The Jainism tradition lists 63 Śalākāpuruṣa or notable figures which, amongst others, includes the twenty-four Tirthankaras and nine sets of triads. One of these triads is Krishna as the Vasudeva, Balarama as the Baladeva, and Jarasandha as the Prati-Vasudeva. In each age of the Jain cyclic time is born a Vasudeva with an elder brother termed the Baladeva. Between the triads, Baladeva upholds the principle of non-violence, a central idea of Jainism. The villain is the Prati-vasudeva, who attempts to destroy the world. To save the world, Vasudeva-Krishna has to forsake the non-violence principle and kill the Prati-Vasudeva.The stories of these triads can be found in the Harivamsa Purana (8th century CE) of Jinasena (not be confused with its namesake, the addendum to Mahābhārata) and the Trishashti-shalakapurusha-charita of Hemachandra.
The story of Krishna's life in the Puranas of Jainism follows the same general outline as those in the Hindu texts, but in details they are very different: they include Jain Tirthankaras as characters in the story, and generally are polemically critical of Krishna, unlike the versions found in the Mahabharata, the Bhagavata Purana, and the Vishnu Purana. For example, Krishna loses battles in the Jain versions, and his gopis and his clan of Yadavas die in a fire created by an ascetic named Dvaipayana. Similarly, after dying from the hunter Jara's arrow, the Jaina texts state Krishna goes to the third hell in Jain cosmology, while his brother is said to go to the sixth heaven.
Vimalasuri is attributed to be the author of the Jain version of the Harivamsa Purana, but no manuscripts have been found that confirm this. It is likely that later Jain scholars, probably Jinasena of the 8th century, wrote a complete version of Krishna legends in the Jain tradition and credited it to the ancient Vimalasuri.Partial and older versions of the Krishna story are available in Jain literature, such as in the Antagata Dasao of the Svetambara Agama tradition.
In other Jain texts, Krishna is stated to be a cousin of the twenty-second Tirthankara, Neminatha. The Jain texts state that Naminatha taught Krishna all the wisdom that he later gave to Arjuna in the Bhagavad Gita. According to Jeffery D. Long, a professor of Religion known for his publications on Jainism, this connection between Krishna and Neminatha has been a historic reason for Jains to accept, read, and cite the Bhagavad Gita as a spiritually important text, celebrate Krishna-related festivals, and intermingle with Hindus as spiritual cousins.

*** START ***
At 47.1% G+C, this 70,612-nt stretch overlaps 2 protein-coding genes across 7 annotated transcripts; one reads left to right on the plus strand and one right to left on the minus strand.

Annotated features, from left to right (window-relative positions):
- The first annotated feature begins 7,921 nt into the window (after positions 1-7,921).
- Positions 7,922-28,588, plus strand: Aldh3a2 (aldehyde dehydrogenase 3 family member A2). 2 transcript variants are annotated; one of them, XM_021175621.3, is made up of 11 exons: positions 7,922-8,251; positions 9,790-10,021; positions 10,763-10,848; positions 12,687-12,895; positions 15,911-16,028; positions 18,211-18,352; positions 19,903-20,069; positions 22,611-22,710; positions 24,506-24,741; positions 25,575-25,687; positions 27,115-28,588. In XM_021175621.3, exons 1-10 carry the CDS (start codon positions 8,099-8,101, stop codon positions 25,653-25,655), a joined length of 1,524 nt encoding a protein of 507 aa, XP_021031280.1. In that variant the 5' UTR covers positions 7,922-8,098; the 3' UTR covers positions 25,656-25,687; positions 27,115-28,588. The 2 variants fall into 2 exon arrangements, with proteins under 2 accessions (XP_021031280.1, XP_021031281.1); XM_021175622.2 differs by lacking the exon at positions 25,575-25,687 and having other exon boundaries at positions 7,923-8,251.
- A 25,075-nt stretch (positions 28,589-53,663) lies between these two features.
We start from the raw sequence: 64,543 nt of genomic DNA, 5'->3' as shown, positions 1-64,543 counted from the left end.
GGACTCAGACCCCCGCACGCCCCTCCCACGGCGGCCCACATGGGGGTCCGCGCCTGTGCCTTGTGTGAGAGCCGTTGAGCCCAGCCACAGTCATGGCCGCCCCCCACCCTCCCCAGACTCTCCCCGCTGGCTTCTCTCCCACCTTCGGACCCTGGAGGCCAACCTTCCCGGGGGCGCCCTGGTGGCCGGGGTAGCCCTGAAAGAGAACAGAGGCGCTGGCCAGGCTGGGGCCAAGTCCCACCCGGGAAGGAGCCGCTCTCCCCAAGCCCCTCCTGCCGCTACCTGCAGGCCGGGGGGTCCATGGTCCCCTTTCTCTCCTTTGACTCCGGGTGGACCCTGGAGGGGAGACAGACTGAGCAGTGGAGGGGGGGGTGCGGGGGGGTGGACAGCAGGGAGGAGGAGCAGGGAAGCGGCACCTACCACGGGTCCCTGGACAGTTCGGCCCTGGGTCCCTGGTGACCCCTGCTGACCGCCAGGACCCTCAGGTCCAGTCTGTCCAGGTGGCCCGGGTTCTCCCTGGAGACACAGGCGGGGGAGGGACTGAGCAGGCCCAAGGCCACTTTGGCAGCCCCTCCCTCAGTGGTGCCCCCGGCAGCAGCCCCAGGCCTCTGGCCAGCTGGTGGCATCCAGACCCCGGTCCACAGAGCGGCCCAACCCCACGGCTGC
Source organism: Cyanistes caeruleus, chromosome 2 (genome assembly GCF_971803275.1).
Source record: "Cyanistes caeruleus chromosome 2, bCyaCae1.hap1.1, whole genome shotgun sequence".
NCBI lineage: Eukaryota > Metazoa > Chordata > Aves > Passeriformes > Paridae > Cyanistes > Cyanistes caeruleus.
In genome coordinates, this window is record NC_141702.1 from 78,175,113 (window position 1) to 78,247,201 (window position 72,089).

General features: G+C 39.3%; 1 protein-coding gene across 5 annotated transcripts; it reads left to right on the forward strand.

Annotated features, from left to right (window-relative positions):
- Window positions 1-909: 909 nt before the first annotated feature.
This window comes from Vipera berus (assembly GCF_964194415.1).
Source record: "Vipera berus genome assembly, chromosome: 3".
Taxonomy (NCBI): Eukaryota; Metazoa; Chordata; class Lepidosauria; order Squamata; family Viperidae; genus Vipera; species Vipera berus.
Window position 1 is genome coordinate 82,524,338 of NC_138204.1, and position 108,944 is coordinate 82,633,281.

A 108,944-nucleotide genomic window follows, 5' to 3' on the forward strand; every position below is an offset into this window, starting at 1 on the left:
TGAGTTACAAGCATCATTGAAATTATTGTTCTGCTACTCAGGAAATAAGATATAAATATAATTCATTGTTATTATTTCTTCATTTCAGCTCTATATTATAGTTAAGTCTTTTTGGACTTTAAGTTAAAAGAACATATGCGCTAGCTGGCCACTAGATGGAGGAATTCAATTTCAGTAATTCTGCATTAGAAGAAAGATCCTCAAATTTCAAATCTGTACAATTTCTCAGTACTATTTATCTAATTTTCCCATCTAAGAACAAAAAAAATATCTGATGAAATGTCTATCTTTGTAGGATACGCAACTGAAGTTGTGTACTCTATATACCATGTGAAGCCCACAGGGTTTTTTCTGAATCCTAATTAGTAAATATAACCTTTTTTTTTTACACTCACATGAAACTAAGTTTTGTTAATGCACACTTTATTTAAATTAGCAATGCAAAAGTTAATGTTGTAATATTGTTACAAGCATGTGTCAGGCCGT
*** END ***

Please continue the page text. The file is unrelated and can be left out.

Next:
As Buddhism evolved in later era - Krishna got borrowed in Buddhism.
The story of Krishna occurs in the Jataka tales in Buddhism. The Vidhurapandita Jataka mentions Madhura (Sanskrit: Mathura), the Ghata Jataka mentions Kamsa, Devagabbha (Sk: Devaki), Upasagara or Vasudeva, Govaddhana (Sk: Govardhana), Baladeva (Balarama), and Kanha or Kesava (Sk: Krishna, Keshava).
Like the Jaina versions of the Krishna legends, the Buddhist versions such as one in Ghata Jataka follow the general outline of the story, but are different from the Hindu versions as well. For example, the Buddhist legend describes Devagabbha (Devaki) to have been isolated in a palace built upon a pole, after she is born, so no future husband could reach her. Krishna's father similarly is described as a powerful king, but who meets up with Devagabbha anyway, and to whom Kamsa gives away his sister Devagabbha in marriage. The siblings of Krishna are not killed by Kamsa, though he tries. In the Buddhist version of the legend, all of Krishna's siblings grow to maturity.
Krishna and his siblings' capital becomes Dvaravati. The Arjuna and Krishna interaction is missing in the Jataka version. A new legend is included, wherein Krishna laments in uncontrollable sorrow when his son dies, and a Ghatapandita feigns madness to teach Krishna a lesson. The Jataka tale also includes an internecine destruction among his siblings after they all get drunk. Krishna also dies in the Buddhist legend by the hand of a hunter named Jara, but while he is traveling to a frontier city. Mistaking Krishna for a pig, Jara throws a spear that fatally pierces his feet, causing Krishna great pain and then his death.
At the end of this Ghata-Jataka discourse, the Buddhist text declares that Sariputta, one of the revered disciples of the Buddha in the Buddhist tradition, was incarnated as Krishna in his previous life to learn lessons on grief from the Buddha in his prior rebirth:
While the Buddhist Jataka texts co-opt Krishna-Vasudeva and make him a student of the Buddha in his previous life, the Hindu texts co-opt the Buddha and make him an avatar of Vishnu. At Late Guptra Era - Krishna got borrowed into Hinduism by Brahmins and got converted into 9th Avatar of Vishnu. Eventually Krishna became one of the Prime Gods of Hinduism. The 'divine boy' Krishna as an embodiment of wisdom and endearing prankster forms a part of the pantheon of gods in Japanese Buddhism.